Planet "d"?- If the second planet's mass has not been significantly underestimated, then there may be a third planet ("d") lying beyond 11 AUs with around one Jupiter mass and a longer orbital period. For illustrated discussions of this dim red dwarf and its potential planetary system, see Christoph Kulmann's web page on Lalande 21185 and John Whatmough's detailed pages on this system in Extrasolar Visions.)
In September of 2002, a team of astronomers (including Cristiano Cosmovici of the Institute for Cosmic and Planetary Science) announced at the Second European Workshop on Exo/Astrobiology that they had detected water "maser" emissions from three of 17 star systems suspected of hosting planets, including Lalande 21185, using the 32-meter Medicina radio telescope near Bologna. These microwave emissions could be generated from water molecules in a planet's atmosphere when they are excited by the infrared light of its host star. In an interview with New Scientist magazine, Astronomer Hugh Jones (Liverpool John Moores University) noted that the water signals could be coming from the host star rather than from a planetary atmosphere, but that additional telescopic observation should be able to pinpoint the exact source of the signal. Astronomer Geoff Marcy (University of California at Berkeley) added that he would not expect water maser emissions from the planets to be strong enough to be detected from Earth, but noted: "It wouldn't be the first time a surprising result came from extra-Solar planets."
The following star systems are located within 10 ly of Lalande 21185.
|Star System||Spectra &|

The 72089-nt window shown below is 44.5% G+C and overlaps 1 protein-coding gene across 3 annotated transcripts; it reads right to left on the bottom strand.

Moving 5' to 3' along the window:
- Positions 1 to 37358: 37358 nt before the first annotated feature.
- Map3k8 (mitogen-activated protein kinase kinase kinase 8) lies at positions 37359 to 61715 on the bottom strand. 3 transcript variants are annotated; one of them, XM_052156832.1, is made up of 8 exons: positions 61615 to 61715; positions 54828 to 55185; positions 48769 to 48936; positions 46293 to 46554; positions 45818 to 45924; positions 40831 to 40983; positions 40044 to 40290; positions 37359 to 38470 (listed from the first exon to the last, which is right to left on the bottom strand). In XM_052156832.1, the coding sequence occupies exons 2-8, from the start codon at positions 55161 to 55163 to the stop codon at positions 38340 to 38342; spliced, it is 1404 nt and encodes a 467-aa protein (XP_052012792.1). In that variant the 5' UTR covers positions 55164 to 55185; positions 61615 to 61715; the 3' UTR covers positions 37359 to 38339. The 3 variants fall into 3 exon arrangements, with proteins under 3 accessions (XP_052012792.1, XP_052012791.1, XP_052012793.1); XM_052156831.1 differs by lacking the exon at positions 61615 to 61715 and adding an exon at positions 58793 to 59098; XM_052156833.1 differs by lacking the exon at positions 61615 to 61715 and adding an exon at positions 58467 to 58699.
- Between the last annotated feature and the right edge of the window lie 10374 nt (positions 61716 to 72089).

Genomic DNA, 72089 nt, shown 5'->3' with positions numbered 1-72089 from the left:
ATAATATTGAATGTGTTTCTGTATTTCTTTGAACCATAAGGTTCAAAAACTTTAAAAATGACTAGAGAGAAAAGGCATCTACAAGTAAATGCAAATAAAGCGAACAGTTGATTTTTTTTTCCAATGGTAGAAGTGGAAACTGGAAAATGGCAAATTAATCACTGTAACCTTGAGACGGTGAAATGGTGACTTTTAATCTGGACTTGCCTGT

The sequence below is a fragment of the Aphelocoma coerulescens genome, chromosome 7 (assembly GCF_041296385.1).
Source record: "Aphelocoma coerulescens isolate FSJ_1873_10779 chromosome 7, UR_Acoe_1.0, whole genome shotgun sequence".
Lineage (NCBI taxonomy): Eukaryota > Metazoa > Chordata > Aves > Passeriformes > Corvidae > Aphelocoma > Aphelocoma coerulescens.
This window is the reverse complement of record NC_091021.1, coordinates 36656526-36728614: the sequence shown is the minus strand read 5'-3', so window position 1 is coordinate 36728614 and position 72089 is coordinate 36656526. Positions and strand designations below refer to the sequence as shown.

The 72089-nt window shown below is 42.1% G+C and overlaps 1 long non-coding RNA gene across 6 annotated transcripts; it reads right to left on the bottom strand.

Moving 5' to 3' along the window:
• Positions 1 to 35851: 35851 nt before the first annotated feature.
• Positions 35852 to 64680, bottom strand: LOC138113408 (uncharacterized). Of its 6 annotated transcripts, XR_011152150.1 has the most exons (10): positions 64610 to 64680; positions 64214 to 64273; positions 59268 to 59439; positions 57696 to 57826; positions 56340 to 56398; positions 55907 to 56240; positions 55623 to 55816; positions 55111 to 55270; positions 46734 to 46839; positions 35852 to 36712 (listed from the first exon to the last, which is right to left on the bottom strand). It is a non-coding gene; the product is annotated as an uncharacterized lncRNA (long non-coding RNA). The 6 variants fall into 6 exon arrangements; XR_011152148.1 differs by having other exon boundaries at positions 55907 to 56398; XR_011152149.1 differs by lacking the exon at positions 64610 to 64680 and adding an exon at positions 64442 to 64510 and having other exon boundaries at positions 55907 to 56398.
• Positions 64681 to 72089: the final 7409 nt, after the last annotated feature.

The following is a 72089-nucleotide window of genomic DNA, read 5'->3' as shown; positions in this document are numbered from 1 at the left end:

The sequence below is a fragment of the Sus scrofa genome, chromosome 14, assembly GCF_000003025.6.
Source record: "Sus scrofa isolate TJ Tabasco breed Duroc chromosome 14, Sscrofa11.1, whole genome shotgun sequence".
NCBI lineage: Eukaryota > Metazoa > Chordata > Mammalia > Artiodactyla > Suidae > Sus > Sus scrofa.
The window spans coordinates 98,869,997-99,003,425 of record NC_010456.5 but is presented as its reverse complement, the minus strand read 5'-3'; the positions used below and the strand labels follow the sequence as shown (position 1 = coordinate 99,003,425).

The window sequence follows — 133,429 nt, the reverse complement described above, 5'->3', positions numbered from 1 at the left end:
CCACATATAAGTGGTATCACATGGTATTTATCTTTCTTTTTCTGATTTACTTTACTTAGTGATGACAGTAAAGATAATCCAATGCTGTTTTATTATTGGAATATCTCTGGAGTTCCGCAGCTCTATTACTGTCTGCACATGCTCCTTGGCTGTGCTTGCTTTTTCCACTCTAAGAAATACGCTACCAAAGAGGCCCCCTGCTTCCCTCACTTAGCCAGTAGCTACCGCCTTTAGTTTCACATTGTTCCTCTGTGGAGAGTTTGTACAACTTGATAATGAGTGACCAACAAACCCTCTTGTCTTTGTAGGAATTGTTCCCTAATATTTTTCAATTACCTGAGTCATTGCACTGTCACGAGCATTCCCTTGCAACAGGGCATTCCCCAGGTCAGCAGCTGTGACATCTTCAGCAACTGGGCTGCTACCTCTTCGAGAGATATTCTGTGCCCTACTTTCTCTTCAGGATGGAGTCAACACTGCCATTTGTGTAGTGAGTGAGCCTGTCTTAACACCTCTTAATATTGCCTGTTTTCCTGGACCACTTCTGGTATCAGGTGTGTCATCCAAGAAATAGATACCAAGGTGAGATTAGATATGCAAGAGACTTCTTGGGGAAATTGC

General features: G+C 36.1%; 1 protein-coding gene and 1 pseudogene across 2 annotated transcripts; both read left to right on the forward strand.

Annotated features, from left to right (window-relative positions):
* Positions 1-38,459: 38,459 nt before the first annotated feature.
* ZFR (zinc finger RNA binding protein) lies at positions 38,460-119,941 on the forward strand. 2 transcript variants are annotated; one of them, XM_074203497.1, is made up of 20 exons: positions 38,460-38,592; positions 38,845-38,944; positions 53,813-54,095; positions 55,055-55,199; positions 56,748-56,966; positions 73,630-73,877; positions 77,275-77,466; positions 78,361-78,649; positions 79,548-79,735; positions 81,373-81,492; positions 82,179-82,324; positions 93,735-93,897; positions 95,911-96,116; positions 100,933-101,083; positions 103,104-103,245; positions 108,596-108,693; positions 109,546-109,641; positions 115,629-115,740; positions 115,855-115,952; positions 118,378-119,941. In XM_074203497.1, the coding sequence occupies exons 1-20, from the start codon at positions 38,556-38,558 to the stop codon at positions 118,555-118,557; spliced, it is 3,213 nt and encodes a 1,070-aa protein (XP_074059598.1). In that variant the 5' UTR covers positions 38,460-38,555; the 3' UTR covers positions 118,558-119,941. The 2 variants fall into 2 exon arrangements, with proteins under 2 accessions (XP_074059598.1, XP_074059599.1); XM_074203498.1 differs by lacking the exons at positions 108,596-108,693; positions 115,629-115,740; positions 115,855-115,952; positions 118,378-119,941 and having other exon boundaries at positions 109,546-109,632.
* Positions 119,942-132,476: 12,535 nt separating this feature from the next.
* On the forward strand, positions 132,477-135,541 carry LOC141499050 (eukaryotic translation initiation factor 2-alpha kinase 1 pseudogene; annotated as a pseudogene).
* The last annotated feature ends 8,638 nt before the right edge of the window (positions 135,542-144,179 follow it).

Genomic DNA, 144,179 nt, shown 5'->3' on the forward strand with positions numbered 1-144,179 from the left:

|Wolf 359||M5.8 Ve||4.1|
|Ross 128||M4.1-5 Ve||6.5|
|DX Cancri||M6.5 Ve||6.7|
|BD+44 2051 A|
WX Ursae Majoris (B)
|M1 Ve |
|Groombridge 1618||K5-7 Ve||8.3|
|Wolf 424 AB||M5.5 Ve |
|AD Leonis||M3 Ve||8.5|
|Procyon 2||F5 V-IV |
|LTT 12352||M3.5 V||9.7|
Up-to-date technical information on Lalande 21185 and its planetary candidates can be found at: Jean Schneider's Extrasolar Planets Encyclopaedia, Astronomiches Rechen-Institut at Heidelberg's ARICNS, NASA Star and Exoplanet Database, and the Research Consortium on Nearby Stars (RECONS) list of the 100 Nearest Star Systems. Additional information may be available at Roger Wilcox's Internet Stellar Database. For illustrated discussions of this dim red dwarf and its potential planetary system, see Christoph Kulmann's web page on Lalande 21185 and the late John Whatmough's detailed pages on this system in Extrasolar Visions.
Constellation Ursa Major is only visible from the northern hemisphere. The seven stars of the Big Dipper in this constellation are famous as the traveller's guide to the Polaris, the North Star. For more information and an illustration of the constellation and an illustration, go to Christine Kronberg's Ursa Major. For another illustration, see David Haworth's Ursa Major.
For more information about stars including spectral and luminosity class codes, go to ChView's webpage on The Stars of the Milky Way.